The optical properties of composite insulating tiles made from the above materials may be modified by inclusion of a small quantity of finely divided, preferably less than 300 mesh, impregnant or opacifying substance. These materials, which must be refractory in nature, include various oxides, e.g., chromium and cobalt oxides, silicon carbide, and the like. While up to 3% of opacifier may be added to the composite mix, some of it is lost during processing by washing, so that the quantity that ultimately remains in the finished tile is substantially lower than what was originally added. This however is not a matter of importance.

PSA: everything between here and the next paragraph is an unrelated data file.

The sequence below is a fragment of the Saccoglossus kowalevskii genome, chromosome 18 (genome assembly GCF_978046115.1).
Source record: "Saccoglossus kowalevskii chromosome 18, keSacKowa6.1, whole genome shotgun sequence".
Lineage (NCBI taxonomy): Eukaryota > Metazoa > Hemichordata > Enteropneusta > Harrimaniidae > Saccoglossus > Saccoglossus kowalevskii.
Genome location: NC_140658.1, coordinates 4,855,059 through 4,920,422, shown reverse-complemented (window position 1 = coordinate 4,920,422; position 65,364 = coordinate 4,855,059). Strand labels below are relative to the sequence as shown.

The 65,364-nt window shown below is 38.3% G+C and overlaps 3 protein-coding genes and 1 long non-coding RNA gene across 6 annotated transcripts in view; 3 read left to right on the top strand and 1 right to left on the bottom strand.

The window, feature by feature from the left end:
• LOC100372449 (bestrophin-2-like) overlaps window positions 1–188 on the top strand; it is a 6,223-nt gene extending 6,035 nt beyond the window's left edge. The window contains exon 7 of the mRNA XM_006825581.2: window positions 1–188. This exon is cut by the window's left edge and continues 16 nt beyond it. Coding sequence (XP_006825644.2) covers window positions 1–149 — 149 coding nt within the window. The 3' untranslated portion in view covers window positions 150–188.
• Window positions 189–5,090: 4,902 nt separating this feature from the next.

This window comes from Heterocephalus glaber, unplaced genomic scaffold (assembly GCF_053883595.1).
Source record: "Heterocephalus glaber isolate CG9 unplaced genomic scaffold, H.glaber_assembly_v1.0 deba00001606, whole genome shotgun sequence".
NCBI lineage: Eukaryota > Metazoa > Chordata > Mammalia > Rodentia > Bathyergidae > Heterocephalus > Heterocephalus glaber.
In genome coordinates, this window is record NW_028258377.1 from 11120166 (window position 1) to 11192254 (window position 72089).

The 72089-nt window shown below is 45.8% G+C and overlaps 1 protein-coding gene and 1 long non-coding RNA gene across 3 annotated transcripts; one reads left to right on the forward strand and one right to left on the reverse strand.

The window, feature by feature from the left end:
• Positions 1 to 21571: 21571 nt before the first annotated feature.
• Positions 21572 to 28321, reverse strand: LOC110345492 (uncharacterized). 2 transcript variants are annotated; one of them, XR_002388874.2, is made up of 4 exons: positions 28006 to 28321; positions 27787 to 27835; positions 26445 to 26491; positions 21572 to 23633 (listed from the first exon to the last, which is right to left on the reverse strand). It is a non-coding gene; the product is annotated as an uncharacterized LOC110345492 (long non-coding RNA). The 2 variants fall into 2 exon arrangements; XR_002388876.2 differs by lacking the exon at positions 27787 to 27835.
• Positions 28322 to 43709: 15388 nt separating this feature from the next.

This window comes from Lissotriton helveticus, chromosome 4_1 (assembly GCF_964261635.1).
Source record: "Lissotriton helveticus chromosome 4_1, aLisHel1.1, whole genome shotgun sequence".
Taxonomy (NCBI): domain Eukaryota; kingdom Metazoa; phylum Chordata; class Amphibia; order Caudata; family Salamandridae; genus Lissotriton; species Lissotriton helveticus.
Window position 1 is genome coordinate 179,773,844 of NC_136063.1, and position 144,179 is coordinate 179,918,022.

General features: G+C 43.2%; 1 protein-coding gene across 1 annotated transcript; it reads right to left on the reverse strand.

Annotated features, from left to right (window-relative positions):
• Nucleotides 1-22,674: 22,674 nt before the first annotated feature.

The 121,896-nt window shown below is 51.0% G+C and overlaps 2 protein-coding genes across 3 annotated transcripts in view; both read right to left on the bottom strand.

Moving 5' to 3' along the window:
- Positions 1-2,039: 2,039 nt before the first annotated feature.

The basic procedure that has been devised to prepare the composites of the invention may be described as follows. The high purity silica fibers are first washed and dispersed in hydrochloric acid and/or deionized water. The ratio of washing solution to fiber is between 30 to 150 parts liquid (pH 3 to 4) to 1 part fiber. Washing for 2 to 4 hours generally removes the surface chemical contamination and nonfibrous material (shot) which would contribute to silica fiber devitrification. After washing, the fibers are rinsed 3 times at approximately the same liquid to fiber ratio for 10 to 15 minutes with deionized water. The pH is then about 6. Excess water is drained off leaving a ratio of 5 to 10 parts water to 1 part fiber. During this wash and all following procedures, great care must be taken to avoid contaminating the silica fibers. The use of polyethylene or stainless steel utensils and deionized water aids in avoiding such contamination.
The washing procedure has little effect on the bulk chemical composition of the fiber. Its major function is the conditioning and dispersing of the silica fibers.